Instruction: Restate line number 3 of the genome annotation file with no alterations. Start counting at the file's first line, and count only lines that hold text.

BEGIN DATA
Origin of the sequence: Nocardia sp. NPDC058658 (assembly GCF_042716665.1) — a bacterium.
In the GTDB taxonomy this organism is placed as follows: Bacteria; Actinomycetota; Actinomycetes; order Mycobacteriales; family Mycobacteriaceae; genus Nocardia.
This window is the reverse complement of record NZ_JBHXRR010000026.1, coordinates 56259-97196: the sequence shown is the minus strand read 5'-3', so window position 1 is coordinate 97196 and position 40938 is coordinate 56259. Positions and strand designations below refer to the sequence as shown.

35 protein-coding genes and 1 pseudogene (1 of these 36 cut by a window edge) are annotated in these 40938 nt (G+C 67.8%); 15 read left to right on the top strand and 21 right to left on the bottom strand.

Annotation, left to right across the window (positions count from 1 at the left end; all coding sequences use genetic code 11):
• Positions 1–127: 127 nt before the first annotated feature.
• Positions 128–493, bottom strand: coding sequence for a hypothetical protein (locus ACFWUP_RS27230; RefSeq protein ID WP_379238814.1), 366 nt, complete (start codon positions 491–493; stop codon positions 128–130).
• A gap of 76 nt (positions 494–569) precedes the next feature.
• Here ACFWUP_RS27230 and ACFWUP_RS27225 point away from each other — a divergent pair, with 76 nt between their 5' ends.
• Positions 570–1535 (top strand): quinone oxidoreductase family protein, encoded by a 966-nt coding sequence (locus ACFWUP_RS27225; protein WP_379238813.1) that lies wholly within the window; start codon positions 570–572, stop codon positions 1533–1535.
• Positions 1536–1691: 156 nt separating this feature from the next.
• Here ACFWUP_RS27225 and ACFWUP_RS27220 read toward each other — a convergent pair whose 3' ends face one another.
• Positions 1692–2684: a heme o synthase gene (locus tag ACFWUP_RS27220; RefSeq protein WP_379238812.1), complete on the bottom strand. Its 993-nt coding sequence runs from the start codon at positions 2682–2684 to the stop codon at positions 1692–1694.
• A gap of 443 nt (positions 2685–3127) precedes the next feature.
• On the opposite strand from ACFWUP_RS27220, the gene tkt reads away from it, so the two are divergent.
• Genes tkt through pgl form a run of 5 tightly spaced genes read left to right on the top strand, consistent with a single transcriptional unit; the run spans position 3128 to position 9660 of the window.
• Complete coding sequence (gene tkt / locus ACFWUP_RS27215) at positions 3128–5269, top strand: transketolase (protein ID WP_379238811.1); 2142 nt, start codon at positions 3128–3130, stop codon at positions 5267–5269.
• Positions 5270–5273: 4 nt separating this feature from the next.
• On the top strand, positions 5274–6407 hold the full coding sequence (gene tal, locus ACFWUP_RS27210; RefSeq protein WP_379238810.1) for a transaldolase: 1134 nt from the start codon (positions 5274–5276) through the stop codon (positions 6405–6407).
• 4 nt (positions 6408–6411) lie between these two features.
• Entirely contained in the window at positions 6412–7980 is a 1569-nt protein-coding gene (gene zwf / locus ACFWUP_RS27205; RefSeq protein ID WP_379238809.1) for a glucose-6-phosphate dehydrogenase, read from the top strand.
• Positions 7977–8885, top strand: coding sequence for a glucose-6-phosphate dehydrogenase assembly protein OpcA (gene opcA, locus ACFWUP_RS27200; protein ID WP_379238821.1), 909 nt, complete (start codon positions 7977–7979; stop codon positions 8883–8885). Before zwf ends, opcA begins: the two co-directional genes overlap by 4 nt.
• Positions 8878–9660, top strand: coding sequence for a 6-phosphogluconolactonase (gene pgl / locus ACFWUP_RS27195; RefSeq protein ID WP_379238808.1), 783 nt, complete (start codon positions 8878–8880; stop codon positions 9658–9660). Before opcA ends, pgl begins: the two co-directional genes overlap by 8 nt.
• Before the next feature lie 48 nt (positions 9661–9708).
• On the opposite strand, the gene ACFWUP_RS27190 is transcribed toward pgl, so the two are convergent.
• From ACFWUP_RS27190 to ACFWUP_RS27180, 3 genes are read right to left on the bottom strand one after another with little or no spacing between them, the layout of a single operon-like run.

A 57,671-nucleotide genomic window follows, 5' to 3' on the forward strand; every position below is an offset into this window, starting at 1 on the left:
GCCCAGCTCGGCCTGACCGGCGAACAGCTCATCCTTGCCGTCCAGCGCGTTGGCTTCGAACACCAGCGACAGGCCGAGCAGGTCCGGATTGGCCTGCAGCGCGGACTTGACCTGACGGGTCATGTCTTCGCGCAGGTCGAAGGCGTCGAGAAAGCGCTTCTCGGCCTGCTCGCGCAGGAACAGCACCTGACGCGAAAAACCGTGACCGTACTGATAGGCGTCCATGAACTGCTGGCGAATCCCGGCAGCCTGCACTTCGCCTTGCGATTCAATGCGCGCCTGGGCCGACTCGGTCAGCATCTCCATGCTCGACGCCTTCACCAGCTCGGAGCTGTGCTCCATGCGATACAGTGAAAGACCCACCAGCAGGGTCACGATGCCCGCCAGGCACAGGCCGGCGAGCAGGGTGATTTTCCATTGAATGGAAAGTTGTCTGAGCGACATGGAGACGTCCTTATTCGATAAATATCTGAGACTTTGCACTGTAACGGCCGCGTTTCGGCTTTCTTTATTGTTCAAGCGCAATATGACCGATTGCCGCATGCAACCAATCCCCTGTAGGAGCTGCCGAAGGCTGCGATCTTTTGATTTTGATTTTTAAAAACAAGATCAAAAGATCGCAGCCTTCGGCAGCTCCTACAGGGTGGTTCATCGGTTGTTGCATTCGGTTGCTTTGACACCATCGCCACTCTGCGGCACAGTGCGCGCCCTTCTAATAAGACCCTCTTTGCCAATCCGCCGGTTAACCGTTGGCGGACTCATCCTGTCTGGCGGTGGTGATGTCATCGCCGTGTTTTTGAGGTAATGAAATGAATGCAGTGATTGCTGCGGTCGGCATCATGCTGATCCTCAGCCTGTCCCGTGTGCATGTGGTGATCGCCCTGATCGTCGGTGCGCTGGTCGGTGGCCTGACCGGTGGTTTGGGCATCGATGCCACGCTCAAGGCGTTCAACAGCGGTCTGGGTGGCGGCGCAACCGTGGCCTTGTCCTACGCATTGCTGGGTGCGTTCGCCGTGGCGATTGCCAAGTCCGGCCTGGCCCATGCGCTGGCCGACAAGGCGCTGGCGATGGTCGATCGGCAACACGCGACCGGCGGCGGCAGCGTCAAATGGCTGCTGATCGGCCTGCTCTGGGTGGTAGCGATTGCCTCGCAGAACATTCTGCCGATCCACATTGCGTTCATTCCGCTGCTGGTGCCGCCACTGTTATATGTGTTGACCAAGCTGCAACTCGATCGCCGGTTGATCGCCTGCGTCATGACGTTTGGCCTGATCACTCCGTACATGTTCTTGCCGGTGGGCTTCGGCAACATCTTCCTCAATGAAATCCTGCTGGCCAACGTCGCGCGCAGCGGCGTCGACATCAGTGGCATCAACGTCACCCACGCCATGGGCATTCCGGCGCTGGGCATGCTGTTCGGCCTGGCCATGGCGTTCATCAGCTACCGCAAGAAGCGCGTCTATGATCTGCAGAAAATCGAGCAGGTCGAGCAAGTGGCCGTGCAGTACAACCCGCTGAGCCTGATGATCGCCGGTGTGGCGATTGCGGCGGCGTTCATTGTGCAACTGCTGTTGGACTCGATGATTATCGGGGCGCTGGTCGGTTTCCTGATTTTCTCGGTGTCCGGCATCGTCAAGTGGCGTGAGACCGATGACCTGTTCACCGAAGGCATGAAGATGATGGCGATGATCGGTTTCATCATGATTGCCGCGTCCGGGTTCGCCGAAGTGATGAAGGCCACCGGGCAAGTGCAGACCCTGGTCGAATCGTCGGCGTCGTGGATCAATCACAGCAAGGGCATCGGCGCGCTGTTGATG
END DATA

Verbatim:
This window is the reverse complement of record NZ_JBHXRR010000026.1, coordinates 56259-97196: the sequence shown is the minus strand read 5'-3', so window position 1 is coordinate 97196 and position 40938 is coordinate 56259. Positions and strand designations below refer to the sequence as shown.